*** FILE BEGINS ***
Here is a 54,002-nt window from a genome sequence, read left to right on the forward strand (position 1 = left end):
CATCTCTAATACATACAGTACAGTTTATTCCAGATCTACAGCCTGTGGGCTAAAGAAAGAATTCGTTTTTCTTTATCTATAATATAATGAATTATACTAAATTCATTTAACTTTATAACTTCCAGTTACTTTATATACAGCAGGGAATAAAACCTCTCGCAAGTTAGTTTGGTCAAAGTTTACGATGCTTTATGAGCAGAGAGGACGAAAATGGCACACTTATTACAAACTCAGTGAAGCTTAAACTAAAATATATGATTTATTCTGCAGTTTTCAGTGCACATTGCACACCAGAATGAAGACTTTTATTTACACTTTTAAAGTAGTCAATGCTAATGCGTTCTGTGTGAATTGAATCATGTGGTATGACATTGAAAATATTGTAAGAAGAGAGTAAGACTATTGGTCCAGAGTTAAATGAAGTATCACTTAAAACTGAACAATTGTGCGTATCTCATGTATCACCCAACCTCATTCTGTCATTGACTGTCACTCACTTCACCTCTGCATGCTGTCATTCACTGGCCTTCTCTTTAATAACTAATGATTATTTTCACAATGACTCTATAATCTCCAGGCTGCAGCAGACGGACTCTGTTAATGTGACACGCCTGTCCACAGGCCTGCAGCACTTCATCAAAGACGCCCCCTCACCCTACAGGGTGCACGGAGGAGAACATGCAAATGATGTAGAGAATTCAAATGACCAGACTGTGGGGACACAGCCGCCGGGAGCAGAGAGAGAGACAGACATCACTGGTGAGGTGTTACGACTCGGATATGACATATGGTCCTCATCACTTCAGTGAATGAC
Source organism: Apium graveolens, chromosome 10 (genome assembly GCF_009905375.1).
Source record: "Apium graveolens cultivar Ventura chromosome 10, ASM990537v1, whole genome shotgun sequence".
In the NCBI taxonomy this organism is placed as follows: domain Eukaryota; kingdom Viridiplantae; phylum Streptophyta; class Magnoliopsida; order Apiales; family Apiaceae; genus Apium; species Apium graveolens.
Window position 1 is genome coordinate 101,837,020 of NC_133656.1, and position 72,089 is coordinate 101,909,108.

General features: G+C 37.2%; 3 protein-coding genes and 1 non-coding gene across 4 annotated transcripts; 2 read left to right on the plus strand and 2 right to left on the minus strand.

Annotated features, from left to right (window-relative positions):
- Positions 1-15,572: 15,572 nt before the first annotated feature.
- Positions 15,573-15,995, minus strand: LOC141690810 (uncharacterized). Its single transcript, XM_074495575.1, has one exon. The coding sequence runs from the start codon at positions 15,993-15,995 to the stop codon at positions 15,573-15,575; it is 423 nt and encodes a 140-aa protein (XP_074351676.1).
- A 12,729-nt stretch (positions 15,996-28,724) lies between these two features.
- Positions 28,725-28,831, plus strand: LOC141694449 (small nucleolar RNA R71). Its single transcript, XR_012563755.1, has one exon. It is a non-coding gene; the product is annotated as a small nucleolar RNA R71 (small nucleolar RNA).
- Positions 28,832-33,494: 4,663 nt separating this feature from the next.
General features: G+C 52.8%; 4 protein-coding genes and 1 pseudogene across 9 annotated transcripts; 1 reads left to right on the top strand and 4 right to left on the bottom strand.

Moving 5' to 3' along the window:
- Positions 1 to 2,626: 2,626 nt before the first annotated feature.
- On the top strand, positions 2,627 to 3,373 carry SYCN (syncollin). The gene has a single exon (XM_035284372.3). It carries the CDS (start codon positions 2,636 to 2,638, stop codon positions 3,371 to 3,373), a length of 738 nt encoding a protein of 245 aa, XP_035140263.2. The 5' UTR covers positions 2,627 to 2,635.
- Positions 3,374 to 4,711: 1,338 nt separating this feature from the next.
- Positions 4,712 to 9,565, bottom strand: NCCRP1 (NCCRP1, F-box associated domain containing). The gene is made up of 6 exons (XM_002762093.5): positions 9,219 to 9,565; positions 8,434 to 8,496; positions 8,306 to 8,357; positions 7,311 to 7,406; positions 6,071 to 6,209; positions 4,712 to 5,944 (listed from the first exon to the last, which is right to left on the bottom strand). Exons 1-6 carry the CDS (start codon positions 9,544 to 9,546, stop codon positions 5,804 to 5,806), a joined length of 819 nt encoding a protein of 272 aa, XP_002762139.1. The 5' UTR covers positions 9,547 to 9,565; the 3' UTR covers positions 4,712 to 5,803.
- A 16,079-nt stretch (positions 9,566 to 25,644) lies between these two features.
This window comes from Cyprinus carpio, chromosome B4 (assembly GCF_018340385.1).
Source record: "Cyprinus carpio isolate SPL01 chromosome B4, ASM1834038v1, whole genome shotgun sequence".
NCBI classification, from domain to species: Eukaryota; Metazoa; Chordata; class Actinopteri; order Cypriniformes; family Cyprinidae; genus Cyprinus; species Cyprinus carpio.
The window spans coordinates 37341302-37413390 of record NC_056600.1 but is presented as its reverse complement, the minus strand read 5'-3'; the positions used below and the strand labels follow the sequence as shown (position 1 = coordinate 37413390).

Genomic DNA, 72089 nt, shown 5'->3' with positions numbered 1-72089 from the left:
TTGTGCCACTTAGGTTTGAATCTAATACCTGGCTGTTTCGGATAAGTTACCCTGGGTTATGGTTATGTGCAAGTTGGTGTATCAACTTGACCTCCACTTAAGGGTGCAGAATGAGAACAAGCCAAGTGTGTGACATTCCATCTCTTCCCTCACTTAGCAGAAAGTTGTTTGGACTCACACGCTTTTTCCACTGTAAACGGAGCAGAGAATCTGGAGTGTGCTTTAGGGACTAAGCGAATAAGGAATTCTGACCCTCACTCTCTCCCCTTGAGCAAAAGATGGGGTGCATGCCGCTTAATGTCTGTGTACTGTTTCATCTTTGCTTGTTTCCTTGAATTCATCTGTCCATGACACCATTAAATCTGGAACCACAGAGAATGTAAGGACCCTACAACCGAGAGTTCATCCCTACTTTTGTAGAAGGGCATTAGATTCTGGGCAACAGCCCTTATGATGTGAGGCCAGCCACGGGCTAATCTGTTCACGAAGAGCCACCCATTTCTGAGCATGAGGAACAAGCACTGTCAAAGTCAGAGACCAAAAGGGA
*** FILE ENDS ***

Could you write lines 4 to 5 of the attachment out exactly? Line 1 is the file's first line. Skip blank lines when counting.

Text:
Source record: "Apium graveolens cultivar Ventura chromosome 10, ASM990537v1, whole genome shotgun sequence".
In the NCBI taxonomy this organism is placed as follows: domain Eukaryota; kingdom Viridiplantae; phylum Streptophyta; class Magnoliopsida; order Apiales; family Apiaceae; genus Apium; species Apium graveolens.